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132%20Sample%20Exam%201.2009.pdf

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Department
Economics
Course
ECON 1132
Professor
Glen Peterson
Semester
Fall

Description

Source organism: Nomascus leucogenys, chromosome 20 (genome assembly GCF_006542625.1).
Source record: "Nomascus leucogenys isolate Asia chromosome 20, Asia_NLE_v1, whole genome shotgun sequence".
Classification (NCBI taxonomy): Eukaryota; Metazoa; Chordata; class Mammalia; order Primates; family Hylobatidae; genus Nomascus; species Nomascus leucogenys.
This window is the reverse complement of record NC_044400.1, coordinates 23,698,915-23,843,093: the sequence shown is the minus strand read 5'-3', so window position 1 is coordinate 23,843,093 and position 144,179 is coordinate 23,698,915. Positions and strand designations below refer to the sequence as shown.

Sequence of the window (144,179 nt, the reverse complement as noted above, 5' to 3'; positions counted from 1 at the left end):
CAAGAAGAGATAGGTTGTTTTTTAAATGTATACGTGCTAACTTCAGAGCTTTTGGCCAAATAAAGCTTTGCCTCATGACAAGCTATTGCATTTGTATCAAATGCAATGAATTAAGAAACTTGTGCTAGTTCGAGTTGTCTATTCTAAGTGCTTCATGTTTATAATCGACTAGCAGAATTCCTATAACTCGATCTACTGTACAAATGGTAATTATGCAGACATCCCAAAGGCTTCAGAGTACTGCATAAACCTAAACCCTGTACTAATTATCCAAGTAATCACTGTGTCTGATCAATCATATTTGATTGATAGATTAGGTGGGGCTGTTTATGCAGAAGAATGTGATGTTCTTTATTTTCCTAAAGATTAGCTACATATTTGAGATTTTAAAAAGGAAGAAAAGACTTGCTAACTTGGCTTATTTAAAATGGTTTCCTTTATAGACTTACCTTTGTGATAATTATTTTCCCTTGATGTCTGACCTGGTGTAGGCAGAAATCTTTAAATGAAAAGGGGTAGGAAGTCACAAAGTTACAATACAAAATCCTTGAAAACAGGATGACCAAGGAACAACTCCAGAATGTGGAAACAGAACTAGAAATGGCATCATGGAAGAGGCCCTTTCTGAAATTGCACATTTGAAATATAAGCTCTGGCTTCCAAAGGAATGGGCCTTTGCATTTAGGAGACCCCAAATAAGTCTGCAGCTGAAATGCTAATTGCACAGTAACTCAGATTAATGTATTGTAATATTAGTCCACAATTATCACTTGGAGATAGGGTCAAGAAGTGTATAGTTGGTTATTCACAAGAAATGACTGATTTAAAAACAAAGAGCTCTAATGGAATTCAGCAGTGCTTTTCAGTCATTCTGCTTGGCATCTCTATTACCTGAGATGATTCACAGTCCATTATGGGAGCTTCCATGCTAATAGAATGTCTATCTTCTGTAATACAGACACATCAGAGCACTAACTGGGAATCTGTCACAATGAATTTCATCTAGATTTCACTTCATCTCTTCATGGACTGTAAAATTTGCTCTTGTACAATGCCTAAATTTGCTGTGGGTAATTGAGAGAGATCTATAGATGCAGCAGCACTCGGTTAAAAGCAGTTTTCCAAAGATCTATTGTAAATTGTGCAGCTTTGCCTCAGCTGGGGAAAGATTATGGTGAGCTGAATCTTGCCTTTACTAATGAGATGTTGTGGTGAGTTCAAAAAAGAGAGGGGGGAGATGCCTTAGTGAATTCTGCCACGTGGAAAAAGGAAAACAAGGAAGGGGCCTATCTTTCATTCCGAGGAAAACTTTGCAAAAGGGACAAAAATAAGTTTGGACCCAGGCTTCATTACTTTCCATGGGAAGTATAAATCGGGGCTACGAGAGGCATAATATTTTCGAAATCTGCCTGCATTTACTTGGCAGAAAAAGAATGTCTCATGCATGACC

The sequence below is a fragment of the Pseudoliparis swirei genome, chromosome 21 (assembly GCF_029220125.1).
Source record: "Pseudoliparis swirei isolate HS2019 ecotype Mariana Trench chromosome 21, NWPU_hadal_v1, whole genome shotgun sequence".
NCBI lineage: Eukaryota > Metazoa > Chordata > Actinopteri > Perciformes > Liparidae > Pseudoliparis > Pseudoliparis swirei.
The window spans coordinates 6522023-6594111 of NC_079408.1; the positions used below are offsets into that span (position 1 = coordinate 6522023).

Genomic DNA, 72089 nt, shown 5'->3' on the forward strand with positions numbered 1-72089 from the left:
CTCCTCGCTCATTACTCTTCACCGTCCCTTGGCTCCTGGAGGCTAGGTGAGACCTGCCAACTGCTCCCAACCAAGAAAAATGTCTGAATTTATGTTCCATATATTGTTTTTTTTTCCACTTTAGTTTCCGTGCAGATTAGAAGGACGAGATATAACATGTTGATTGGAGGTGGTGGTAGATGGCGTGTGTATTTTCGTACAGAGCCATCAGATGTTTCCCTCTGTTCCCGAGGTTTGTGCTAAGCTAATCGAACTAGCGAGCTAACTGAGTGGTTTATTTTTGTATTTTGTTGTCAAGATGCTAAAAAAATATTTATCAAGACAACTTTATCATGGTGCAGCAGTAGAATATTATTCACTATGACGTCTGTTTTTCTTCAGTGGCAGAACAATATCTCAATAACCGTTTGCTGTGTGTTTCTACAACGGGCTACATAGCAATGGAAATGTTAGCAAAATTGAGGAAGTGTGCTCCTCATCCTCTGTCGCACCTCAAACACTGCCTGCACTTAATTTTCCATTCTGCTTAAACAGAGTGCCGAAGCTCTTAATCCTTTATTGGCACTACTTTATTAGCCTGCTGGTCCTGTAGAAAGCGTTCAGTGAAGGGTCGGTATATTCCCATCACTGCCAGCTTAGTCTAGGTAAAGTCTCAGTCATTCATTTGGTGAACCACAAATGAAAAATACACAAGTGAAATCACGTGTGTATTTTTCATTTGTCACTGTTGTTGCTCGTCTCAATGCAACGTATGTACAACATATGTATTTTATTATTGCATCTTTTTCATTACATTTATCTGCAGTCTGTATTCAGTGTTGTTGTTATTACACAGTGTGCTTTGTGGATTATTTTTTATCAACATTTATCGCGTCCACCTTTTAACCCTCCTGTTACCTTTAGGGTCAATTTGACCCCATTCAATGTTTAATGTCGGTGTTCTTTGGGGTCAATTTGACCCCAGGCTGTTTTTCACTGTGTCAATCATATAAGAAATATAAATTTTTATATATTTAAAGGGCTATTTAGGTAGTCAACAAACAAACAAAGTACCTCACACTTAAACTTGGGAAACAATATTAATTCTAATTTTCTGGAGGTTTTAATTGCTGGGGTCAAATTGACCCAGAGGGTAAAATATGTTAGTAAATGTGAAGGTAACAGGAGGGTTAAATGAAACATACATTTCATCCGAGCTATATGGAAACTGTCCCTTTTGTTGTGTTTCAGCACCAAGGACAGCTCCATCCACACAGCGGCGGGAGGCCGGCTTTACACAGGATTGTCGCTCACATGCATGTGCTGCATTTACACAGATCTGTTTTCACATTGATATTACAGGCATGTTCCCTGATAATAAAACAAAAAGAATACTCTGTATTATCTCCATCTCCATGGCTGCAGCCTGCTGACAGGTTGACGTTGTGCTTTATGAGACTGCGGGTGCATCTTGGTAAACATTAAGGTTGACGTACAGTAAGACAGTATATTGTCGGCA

Ec. 132.02 - Sample Exam No. 1 - Spring 2009 I. Multiple Choice (60 points). For each of the following questions, encircle the answer you believe to be correct or most nearly correct. If you change your mind, cross one out and encircle another. 1. "The price of pizza rose in response to an increase in consumer incomes." The above might best be shown, using micro supply and demand curves, by: A. a shift to the left in the supply curve for pizza. B. shifts to the right in both the demand and supply curves. C. a shift to the left in the demand curve for pizza. D. a shift to the right in the demand curve for pizza. E. a shift to the right in the supply curve for pizza. 2. Of the following situations, the one most likely to be dealt with in microeconomics as opposed to macroeconomics, is: A. Hamburger sales fall in response to a story about infected beef. B. The unemployment rate continues to rise even though real GDP is growing. C. The President's stimulus plan is expected to increase consumer spending this year by about 0.5%. D. The Fed raises interest rates to slow down the economy. E. Corporate scandals lead to a widespread fall in consumer confidence. 3. The average rate of growth in real GDP for the U.S. over the past sixty years has been approximately: A. 5.5% per year. B. 7.0% per year. C. 1.0% per year. D. 2.0% per year. E. 3.4% per year. 4. If nominal GDP were rising at about 4% per year and the GDP deflator were rising at 3% per year, we could say that real GDP was: A. rising at about 7% per year. B. rising at about 1% per year. C. falling at about 1% per year. D. falling at about 3% per year. E. rising at about 3% per year. 5. If nominal GDP were rising at about 4% per year and the GDP deflator were falling at 3% per year, we could say that real GDP was: A. rising at about 7% per year. B. rising at about 1% per year. C. falling at about 1% per year. D. falling at about 3% per year. E. rising at about 3% per year. 6. If a firm has total sales of $60 million, of which it pays out $45 million in wages and salaries and $10 million in purchases from other firms, and has profit of $5 million, then its value added is equal to: A. $50 million. B. $60 million. C. $70 million. D. $30 million. E. $45 million. 2 7. In the “Classical” view of macroeconomics: A. shifts in aggregate demand can cause large swings in output and employment. B. market forces will by themselves tend to stabilize output and employment. C. stable output and employment can only be achieved with an activist fiscal policy. D. most of what we know about the macro economy can be found in Plato and Aristotle. E. The AS curve slopes gently up to Q* and then rapidly thereafter. 8. An example of a transfer payment, as the term is used in macroeconomics is: A. a payment to a trucker for shipping military goods. B. a social security pension check. C. an expenditure by General Motors for new equipment. D. a check to Allied Van Lines for moving household furniture. E. the salary of a social worker employed by the state government. 9. If the GDP deflator is 1.00 for 2000 and 1.10 for 2004, and if nominal GDP is $8000 billion for 2000 and $9900 billion for 2004, then real GDP for 2004, in terms of 2000 prices, is: A. $8000 billion. B. $8800 billion. C. $9000 billion. D. $9900 billion. E. $10890 billion. 10. Using the numbers in the question above, real GDP increased over the period 2000 to 2004 by approximately: A. 24% B. 36% C. 10% D. 12.5% E. 6% 11. Objectives, or goals, of macroeconomic policy as listed in your text include: A. the widespread acceptance of Keynesian economics. B. monetary policy. C. a stable or gently rising price level. D. a balanced government budget at all times. E. fiscal policy. 12. By the natural rate of unemployment, or NAIRU, we mean: A. that at which the inflation rate would be zero. B. that at which the inflation rate would tend neither to rise nor to fall. C. a rate of about 8%, as associated with the economy in India under Nehru. D. the rate of unemployment associated with Marx's "reserve army of the unemployed." E. that at which real output would tend neither to rise nor to fall. 13. The total of value added at all stages of production is equal to: A. the total cost of purchases from other firms at all stages of production. B. the cost of purchases from other firms minus the selling price of the product. C. the cost of purchases from other firms at the last stage of production. D. the selling price of the final product. E. the total of sales receipts at all stages of production. 3 Questions 14-18 are based on the following data, all given in billions of dollars, with all terms as used in class. Assume the extreme Keynesian model with rigid prices and wages, no depreciation, no imports or exports, and no business savings. Assume that Q* is equal to $1100 billion. Q DI C I G 600 400 400 100 175 700 500 475 100 175 800 600 550 100 175 900 700 625 100 175 1000 800 700 100 175 1100 900 775 100 175 14. The marginal propensity to consume (out of disposable income) is: A. .50 B. .75 C. .60 D. .40 E. .80 15. The equilibrium level of output is: A. $1000 billion. B. $1100 billion. C. $700 billion. D. $800 billion. E. $900 billion. 16. An increase in government purchases of $50 billion, other things remaining the same, will raise the equilibrium level of output by: A. $50 billion. B. $125 billion. C. $75 billion. D. $100 billion. E. $200 billion. 17. The value of the expenditure multiplier in the above system is: A. 4.0 B. 5.0 C. 2.0 D. 2.5 E. 3.0 18. The value of the tax multiplier in the above system is: A. 4.0 B. 3.75 C. 1.5 D. 2.0 E. 3.0 4 19. The permanent income theory, as described in your text, implies that: A. income changes can be smoothed out through the use of monetary policy. B. investments in education generate permanent changes in incomes. C. once output and income have reached an equilibrium level, there is a strong tendency for them to stay at that level. D. new innovations or inventions generate permanent rather than just temporary changes in potential output. E. the impact on consumption of a change in income is greater if the change in income is one that can be expected to continue. 20. Suppose you have four proj